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Saturday, June 1, 2013
School is now out, but lessons are always useful. Today we’ll have one on the term “fraud.” It means to intentionally deceive for personal gain, or to damage another.
This is taught in every law school in the land, including at George Mason University, where Virginia Attorney General Ken Cuccinelli earned his shingle. Now he’s the Republican nominee for governor.
The question of the day is, did Cuccinelli learn his law school lessons about fraud? His tenure as attorney general leaves you wondering. Let’s consider two prominent fraud cases Cuccinelli has been mixed up in.
The first concerns former University of Virginia climate scientist Michael Mann, who’s now at Penn State. While he was at UVa, Mann published a paper that revealed the “hockey stick graph,” a chart that showed steeply rising temperatures on Earth in the past 100 years.
It’s among data cited by climatologists around the world that suggests pollution from humans has contributed to the Earth’s warming. It wasn’t perfect, but a decade’s worth of critical analysis by other scientists has supported Mann’s research and methodology. The global warming deniers have claimed Mann cooked his data.
Four months into his job as attorney general, Cuccinelli decided Mann’s research at UVa should be investigated to see if he had defrauded taxpayers. So he went after Mann over some research grants he’d obtained while at UVa, including a $215,000 Virginia grant to study land, atmosphere and vegetation in Africa.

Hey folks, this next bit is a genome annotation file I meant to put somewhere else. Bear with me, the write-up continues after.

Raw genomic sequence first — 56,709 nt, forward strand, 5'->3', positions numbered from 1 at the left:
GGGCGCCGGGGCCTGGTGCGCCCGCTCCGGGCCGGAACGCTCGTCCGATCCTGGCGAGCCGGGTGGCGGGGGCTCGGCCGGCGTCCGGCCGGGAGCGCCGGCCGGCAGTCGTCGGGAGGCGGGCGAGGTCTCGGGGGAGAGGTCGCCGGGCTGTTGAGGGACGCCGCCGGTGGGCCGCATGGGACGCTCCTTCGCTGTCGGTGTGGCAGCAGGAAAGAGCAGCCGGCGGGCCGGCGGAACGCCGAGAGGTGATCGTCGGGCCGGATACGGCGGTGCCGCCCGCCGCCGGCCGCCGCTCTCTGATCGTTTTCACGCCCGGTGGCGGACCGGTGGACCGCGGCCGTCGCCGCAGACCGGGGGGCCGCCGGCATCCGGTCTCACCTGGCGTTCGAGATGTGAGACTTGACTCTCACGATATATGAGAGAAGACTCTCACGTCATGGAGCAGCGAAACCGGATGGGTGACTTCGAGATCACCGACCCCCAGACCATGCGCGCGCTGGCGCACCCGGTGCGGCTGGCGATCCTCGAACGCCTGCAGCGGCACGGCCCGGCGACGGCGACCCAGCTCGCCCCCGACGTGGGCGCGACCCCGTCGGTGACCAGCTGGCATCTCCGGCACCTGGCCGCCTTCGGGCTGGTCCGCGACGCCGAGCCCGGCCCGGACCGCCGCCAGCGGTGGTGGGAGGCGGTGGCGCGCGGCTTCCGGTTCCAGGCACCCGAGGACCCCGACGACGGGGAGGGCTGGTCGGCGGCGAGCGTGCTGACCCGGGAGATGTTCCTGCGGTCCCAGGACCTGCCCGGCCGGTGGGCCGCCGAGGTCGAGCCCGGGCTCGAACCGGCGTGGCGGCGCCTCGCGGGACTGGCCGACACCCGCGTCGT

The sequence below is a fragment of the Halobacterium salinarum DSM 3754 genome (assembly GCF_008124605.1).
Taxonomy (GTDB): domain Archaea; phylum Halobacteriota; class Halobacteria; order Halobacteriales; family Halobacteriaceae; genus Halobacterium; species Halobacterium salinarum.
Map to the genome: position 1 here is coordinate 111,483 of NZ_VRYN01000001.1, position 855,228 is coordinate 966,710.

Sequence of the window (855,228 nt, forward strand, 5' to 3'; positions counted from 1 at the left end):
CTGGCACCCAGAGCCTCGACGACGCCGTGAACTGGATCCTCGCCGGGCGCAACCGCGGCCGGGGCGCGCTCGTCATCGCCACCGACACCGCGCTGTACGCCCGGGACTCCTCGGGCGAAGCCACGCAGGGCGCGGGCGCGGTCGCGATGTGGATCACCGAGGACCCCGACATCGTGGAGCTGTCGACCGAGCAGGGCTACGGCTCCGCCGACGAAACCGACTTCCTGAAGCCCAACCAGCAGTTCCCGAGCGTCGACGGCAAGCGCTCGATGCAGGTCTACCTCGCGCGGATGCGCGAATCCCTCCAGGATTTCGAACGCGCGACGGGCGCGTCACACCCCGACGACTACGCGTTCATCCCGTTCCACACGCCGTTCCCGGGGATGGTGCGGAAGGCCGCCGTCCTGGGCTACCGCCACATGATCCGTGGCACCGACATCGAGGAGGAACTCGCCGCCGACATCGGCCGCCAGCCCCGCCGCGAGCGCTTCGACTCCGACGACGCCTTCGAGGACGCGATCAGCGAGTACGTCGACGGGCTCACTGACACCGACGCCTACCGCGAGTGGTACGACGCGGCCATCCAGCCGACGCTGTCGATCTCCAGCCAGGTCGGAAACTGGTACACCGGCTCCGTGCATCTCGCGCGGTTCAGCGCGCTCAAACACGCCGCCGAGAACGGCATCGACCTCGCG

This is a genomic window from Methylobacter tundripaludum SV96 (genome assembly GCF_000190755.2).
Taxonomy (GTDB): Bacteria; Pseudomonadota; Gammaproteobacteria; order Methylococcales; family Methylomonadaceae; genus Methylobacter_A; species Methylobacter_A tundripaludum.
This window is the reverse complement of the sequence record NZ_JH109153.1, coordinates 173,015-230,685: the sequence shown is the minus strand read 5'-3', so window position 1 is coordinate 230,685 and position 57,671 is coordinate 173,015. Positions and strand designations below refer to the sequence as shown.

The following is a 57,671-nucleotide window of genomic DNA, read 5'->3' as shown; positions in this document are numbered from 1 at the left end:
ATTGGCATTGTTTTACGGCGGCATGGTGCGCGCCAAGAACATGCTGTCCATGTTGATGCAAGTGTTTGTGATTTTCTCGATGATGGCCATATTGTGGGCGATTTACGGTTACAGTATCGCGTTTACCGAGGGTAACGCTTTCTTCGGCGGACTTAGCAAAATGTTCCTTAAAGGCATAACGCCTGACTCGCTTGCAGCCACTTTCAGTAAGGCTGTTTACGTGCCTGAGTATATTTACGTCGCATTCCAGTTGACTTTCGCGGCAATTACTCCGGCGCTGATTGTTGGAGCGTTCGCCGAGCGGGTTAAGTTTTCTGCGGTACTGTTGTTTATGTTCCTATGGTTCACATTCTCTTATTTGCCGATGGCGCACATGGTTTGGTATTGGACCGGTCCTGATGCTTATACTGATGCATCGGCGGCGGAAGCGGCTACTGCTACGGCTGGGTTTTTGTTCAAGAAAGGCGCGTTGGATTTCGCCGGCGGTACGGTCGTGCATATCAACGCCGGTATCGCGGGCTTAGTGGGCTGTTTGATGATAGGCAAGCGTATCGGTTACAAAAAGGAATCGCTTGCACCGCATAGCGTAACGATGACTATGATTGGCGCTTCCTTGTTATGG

During its probe, the attorney general’s office demanded UVa turn over many documents, including emails between Mann and 39 other climate scientists around the world that went back more than a decade. Nearly two years later, the Virginia Supreme Court shot down the fishing expedition, and the investigation ended.
By then, UVa had spent more than $350,000 defending itself on the case, and more than 900 Virginia academics had signed a letter decrying it as a witch hunt. But Cuccinelli’s stock among the global-warming-denial crowd soared. It turned him into one of their up-and-coming stars.
The second case involves an alleged Florida con man who, under the fake identity “Bobby Thompson,” created and ran the U.S. Navy Veterans Association scam. Via telemarketing, the group raked in as much as $100 million nationwide; it reported taking in more than $2.6 million from Virginians in 2009 alone.
That year, Virginia suspended fundraising by the U.S. Navy Vets because it had failed to comply with charity paperwork reporting requirements. Rather than submit the paperwork, Thompson made $67,500 in campaign contributions to Virginia lawmakers.
Of that, $55,500 went in three separate contributions to then-state senator Cuccinelli, who was running for attorney general. Cuccinelli personally telephoned Thompson in August 2009 and requested the third contribution. That one was for $50,000.
In 2010, Thompson’s hired lobbyist persuaded the Virginia General Assembly to enact a law that relieved the Navy Vets from state reporting requirements. Gov. Bob McDonnell — who got $5,000 in campaign donations from Thompson — signed the bill.
In May 2010, this newspaper published a report about the new law and Thompson’s contributions to politicians in the state.